Because of the size of the site, EPA, DEQ and USFS have broken the site into two manageable portions called operable unit (OUs). OU1 includes the abandoned mines, adit discharges and seeps, and streamside deposits within the Galena Creek watershed. This includes the removal actions that have already occurred at the Block P Mill and Mine Complex. OU2 includes the mine-impacted streamside deposits along the Dry Fork Belt Creek, which have been deposited during flood events such as the 1953 flood. Aerial photos taken of Dry Fork Belt Creek below Smoke in the Hole Creek before the 1953 flood, soon after the flood and almost 60 years later are posted in Site Documents below, to show that these areas are still impacted decades after the flood.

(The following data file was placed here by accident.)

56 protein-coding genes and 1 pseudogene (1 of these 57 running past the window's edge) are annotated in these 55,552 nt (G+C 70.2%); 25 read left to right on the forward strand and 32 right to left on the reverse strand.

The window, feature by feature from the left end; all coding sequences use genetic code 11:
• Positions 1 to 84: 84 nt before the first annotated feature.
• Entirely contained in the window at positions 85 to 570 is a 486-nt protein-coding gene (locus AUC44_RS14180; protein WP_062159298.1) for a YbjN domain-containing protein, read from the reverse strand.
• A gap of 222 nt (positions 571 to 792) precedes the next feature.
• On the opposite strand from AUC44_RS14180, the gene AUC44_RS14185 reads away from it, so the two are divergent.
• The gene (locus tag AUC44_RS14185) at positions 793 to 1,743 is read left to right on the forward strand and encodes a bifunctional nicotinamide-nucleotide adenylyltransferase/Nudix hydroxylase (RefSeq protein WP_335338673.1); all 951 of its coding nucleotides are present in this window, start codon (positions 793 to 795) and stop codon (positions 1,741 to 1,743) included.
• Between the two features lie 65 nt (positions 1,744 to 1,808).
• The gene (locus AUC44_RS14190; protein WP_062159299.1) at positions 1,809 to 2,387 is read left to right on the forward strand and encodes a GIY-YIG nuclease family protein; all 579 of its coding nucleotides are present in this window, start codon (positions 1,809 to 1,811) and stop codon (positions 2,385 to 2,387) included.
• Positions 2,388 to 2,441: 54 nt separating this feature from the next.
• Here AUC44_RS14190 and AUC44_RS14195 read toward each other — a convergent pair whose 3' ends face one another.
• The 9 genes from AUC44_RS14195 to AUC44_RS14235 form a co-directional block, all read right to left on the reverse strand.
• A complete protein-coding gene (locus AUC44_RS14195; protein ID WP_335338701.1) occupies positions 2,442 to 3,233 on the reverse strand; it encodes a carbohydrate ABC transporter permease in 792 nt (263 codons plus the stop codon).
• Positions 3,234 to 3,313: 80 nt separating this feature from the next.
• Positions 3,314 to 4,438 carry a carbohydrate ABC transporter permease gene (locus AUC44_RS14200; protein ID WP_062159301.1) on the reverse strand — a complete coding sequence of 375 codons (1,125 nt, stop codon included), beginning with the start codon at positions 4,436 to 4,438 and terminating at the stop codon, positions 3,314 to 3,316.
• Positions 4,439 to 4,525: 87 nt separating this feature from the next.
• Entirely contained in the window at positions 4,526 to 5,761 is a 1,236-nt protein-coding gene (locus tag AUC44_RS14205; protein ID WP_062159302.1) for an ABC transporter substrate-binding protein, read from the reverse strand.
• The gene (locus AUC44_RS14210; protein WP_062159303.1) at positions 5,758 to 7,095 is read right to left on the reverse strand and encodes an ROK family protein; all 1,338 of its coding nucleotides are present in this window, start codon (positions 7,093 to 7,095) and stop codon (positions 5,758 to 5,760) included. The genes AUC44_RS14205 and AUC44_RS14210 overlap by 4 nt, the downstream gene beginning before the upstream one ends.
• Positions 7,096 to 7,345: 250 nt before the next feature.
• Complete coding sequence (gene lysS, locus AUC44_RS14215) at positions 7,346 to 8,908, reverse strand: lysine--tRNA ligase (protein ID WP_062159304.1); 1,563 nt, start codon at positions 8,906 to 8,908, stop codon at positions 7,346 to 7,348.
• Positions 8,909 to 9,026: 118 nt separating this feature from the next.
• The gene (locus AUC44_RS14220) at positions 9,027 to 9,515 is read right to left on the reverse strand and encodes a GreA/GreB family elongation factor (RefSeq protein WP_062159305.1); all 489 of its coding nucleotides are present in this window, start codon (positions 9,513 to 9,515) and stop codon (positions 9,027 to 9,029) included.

EPA is scheduled to release a site-wide RI report in 2015 that evaluates the nature and extent of contamination at the abandoned mine properties. To prepare for the RI, EPA, DEQ and USFS staff visited and ranked the abandoned mines according to hazard (tiers I, II and III); collected surface water and sediment samples from multiple monitoring stations since 2009; completed over 125 test pits within the Galena Creek and Dry Fork Belt Creek floodplain; installed over four dozen monitoring wells and well points to monitor the conditions of alluvial groundwater; and sampled residential properties in the communities of Barker, Hughesville, and Monarch. In addition, Montana Fish, Wildlife & Parks (FWP) has been collecting invertebrate and fish samples along Galena and Dry Fork Belt Creeks since 2010.